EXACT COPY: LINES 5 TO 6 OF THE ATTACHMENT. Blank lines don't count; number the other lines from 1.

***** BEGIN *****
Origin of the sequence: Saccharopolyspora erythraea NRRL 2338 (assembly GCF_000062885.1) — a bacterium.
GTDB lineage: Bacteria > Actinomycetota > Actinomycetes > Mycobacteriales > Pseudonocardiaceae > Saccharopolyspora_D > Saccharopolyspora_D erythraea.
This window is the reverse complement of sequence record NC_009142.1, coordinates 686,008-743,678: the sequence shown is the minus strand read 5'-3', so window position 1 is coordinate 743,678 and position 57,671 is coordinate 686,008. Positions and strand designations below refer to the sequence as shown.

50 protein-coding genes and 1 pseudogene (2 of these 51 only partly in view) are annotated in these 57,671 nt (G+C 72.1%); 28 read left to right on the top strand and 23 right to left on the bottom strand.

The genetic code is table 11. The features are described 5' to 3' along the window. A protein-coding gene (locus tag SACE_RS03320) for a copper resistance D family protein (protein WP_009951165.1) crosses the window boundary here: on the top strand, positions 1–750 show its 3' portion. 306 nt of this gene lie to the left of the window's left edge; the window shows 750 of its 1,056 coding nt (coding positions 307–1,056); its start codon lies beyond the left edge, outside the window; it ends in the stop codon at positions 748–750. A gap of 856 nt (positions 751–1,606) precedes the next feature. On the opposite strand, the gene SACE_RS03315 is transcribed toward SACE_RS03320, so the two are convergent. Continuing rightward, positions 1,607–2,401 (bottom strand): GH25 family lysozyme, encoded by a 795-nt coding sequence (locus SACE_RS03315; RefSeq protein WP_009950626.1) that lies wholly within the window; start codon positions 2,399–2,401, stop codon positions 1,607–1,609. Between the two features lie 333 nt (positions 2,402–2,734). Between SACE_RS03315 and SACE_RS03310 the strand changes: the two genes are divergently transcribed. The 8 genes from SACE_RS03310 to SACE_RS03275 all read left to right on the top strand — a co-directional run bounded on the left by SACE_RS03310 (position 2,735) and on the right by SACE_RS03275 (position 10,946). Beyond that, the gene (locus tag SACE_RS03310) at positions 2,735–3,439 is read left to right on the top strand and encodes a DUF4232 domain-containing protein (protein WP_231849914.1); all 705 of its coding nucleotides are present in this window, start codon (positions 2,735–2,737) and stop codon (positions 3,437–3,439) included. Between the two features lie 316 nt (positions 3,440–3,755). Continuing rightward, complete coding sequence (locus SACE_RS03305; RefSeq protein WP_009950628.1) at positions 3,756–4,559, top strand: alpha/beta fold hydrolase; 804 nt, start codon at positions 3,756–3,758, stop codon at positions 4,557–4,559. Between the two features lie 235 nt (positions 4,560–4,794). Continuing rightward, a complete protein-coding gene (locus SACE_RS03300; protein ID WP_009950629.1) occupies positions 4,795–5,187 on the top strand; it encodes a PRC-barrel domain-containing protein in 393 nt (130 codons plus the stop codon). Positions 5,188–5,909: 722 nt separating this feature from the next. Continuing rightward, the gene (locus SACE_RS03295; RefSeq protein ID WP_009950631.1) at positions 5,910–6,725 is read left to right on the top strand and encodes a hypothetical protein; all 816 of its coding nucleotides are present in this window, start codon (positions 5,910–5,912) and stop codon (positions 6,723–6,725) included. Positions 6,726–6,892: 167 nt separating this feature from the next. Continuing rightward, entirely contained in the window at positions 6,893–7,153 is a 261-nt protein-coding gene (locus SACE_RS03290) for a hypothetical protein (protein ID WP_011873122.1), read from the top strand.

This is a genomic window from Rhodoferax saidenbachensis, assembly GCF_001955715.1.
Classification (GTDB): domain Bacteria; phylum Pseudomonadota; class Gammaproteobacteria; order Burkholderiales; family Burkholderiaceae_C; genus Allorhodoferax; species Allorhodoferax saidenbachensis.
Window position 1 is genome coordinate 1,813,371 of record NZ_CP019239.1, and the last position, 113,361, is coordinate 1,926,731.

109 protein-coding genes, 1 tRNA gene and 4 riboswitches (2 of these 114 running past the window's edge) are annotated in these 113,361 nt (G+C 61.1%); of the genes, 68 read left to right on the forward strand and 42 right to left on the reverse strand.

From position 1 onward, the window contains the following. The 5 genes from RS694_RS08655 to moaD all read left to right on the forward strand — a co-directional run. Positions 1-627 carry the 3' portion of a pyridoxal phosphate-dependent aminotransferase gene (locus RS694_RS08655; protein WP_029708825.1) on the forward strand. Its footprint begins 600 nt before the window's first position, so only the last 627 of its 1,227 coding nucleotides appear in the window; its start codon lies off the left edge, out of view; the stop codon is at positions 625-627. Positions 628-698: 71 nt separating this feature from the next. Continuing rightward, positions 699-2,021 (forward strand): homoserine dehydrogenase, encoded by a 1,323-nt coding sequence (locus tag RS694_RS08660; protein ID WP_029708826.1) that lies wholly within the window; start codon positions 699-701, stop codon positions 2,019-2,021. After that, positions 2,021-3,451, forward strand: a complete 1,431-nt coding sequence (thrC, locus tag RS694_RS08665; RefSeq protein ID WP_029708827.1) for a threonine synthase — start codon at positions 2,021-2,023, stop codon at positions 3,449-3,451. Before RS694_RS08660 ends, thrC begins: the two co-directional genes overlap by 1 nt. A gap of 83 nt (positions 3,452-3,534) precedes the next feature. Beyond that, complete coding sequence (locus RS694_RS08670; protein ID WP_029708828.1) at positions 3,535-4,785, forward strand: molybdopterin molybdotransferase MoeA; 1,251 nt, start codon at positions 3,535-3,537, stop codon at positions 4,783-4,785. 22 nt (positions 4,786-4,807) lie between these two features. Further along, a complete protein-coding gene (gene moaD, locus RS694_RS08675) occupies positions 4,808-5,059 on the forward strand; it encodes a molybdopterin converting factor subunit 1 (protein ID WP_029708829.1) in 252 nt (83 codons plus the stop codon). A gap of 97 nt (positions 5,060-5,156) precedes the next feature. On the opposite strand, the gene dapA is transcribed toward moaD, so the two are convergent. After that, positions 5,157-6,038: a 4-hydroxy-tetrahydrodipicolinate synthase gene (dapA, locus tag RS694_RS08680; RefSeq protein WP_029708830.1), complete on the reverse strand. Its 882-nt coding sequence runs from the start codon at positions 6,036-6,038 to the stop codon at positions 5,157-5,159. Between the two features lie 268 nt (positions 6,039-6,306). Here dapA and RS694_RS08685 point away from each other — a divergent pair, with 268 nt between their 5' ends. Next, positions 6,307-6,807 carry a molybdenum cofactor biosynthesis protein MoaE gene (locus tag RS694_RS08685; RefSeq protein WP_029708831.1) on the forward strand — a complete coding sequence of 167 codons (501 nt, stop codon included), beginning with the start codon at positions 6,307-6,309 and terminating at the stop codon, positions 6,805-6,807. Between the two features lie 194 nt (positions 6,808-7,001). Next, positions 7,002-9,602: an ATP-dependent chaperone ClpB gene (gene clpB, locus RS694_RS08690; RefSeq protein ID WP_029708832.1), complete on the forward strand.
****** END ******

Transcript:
The genetic code is table 11. The features are described 5' to 3' along the window. A protein-coding gene (locus tag SACE_RS03320) for a copper resistance D family protein (protein WP_009951165.1) crosses the window boundary here: on the top strand, positions 1–750 show its 3' portion. 306 nt of this gene lie to the left of the window's left edge; the window shows 750 of its 1,056 coding nt (coding positions 307–1,056); its start codon lies beyond the left edge, outside the window; it ends in the stop codon at positions 748–750. A gap of 856 nt (positions 751–1,606) precedes the next feature. On the opposite strand, the gene SACE_RS03315 is transcribed toward SACE_RS03320, so the two are convergent. Continuing rightward, positions 1,607–2,401 (bottom strand): GH25 family lysozyme, encoded by a 795-nt coding sequence (locus SACE_RS03315; RefSeq protein WP_009950626.1) that lies wholly within the window; start codon positions 2,399–2,401, stop codon positions 1,607–1,609. Between the two features lie 333 nt (positions 2,402–2,734). Between SACE_RS03315 and SACE_RS03310 the strand changes: the two genes are divergently transcribed. The 8 genes from SACE_RS03310 to SACE_RS03275 all read left to right on the top strand — a co-directional run bounded on the left by SACE_RS03310 (position 2,735) and on the right by SACE_RS03275 (position 10,946). Beyond that, the gene (locus tag SACE_RS03310) at positions 2,735–3,439 is read left to right on the top strand and encodes a DUF4232 domain-containing protein (protein WP_231849914.1); all 705 of its coding nucleotides are present in this window, start codon (positions 2,735–2,737) and stop codon (positions 3,437–3,439) included. Between the two features lie 316 nt (positions 3,440–3,755). Continuing rightward, complete coding sequence (locus SACE_RS03305; RefSeq protein WP_009950628.1) at positions 3,756–4,559, top strand: alpha/beta fold hydrolase; 804 nt, start codon at positions 3,756–3,758, stop codon at positions 4,557–4,559. Between the two features lie 235 nt (positions 4,560–4,794). Continuing rightward, a complete protein-coding gene (locus SACE_RS03300; protein ID WP_009950629.1) occupies positions 4,795–5,187 on the top strand; it encodes a PRC-barrel domain-containing protein in 393 nt (130 codons plus the stop codon). Positions 5,188–5,909: 722 nt separating this feature from the next. Continuing rightward, the gene (locus SACE_RS03295; RefSeq protein ID WP_009950631.1) at positions 5,910–6,725 is read left to right on the top strand and encodes a hypothetical protein; all 816 of its coding nucleotides are present in this window, start codon (positions 5,910–5,912) and stop codon (positions 6,723–6,725) included. Positions 6,726–6,892: 167 nt separating this feature from the next. Continuing rightward, entirely contained in the window at positions 6,893–7,153 is a 261-nt protein-coding gene (locus SACE_RS03290) for a hypothetical protein (protein ID WP_011873122.1), read from the top strand.

This is a genomic window from Rhodoferax saidenbachensis, assembly GCF_001955715.1.